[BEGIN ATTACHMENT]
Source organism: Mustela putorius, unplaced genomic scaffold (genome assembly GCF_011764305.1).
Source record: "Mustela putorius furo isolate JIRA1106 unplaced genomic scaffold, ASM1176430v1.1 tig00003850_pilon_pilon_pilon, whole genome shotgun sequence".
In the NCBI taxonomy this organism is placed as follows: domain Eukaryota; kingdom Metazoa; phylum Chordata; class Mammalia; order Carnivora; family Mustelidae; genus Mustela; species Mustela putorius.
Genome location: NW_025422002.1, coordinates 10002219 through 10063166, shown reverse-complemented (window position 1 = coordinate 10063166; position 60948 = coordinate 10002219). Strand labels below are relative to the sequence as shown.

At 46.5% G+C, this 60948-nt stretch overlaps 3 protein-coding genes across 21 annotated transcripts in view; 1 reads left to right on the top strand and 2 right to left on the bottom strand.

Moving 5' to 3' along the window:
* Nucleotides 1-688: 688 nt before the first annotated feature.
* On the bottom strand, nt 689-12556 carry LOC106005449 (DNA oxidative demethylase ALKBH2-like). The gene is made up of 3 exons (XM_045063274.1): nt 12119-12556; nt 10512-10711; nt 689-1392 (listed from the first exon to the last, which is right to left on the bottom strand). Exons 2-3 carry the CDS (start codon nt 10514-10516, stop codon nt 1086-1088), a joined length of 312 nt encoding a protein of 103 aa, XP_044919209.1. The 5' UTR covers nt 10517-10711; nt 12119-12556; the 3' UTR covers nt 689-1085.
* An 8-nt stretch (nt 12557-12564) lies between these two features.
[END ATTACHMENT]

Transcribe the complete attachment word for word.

Source organism: Mustela putorius, unplaced genomic scaffold (genome assembly GCF_011764305.1).
Source record: "Mustela putorius furo isolate JIRA1106 unplaced genomic scaffold, ASM1176430v1.1 tig00003850_pilon_pilon_pilon, whole genome shotgun sequence".
In the NCBI taxonomy this organism is placed as follows: domain Eukaryota; kingdom Metazoa; phylum Chordata; class Mammalia; order Carnivora; family Mustelidae; genus Mustela; species Mustela putorius.
Genome location: NW_025422002.1, coordinates 10002219 through 10063166, shown reverse-complemented (window position 1 = coordinate 10063166; position 60948 = coordinate 10002219). Strand labels below are relative to the sequence as shown.

At 46.5% G+C, this 60948-nt stretch overlaps 3 protein-coding genes across 21 annotated transcripts in view; 1 reads left to right on the top strand and 2 right to left on the bottom strand.

Moving 5' to 3' along the window:
* Nucleotides 1-688: 688 nt before the first annotated feature.
* On the bottom strand, nt 689-12556 carry LOC106005449 (DNA oxidative demethylase ALKBH2-like). The gene is made up of 3 exons (XM_045063274.1): nt 12119-12556; nt 10512-10711; nt 689-1392 (listed from the first exon to the last, which is right to left on the bottom strand). Exons 2-3 carry the CDS (start codon nt 10514-10516, stop codon nt 1086-1088), a joined length of 312 nt encoding a protein of 103 aa, XP_044919209.1. The 5' UTR covers nt 10517-10711; nt 12119-12556; the 3' UTR covers nt 689-1085.
* An 8-nt stretch (nt 12557-12564) lies between these two features.